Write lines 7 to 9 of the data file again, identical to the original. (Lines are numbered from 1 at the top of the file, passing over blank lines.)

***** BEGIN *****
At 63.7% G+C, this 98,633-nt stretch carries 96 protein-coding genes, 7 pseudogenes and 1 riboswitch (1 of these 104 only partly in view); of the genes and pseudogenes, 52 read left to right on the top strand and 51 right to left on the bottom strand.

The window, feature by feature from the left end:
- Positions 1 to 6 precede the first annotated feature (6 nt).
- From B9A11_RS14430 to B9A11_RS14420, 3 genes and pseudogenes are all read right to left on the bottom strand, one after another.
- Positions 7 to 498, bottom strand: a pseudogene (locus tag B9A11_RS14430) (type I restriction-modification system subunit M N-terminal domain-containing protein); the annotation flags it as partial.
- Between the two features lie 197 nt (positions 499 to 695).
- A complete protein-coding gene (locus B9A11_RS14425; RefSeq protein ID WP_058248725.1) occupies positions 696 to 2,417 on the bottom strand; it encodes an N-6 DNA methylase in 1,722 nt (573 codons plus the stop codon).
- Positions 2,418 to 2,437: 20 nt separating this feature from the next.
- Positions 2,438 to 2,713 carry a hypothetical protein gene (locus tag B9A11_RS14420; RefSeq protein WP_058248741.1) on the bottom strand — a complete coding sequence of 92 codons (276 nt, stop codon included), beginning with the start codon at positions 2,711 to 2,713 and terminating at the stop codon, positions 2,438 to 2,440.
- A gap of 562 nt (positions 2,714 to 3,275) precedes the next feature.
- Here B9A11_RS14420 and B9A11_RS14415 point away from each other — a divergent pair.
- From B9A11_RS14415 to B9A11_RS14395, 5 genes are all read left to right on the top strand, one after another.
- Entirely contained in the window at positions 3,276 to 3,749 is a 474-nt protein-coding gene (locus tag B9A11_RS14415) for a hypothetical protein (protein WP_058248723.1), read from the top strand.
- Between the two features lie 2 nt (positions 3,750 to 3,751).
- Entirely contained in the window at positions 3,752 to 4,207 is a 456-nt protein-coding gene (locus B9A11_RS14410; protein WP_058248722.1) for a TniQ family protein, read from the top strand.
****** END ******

- A complete protein-coding gene (locus B9A11_RS14425; RefSeq protein ID WP_058248725.1) occupies positions 696 to 2,417 on the bottom strand; it encodes an N-6 DNA methylase in 1,722 nt (573 codons plus the stop codon).
- Positions 2,418 to 2,437: 20 nt separating this feature from the next.
- Positions 2,438 to 2,713 carry a hypothetical protein gene (locus tag B9A11_RS14420; RefSeq protein WP_058248741.1) on the bottom strand — a complete coding sequence of 92 codons (276 nt, stop codon included), beginning with the start codon at positions 2,711 to 2,713 and terminating at the stop codon, positions 2,438 to 2,440.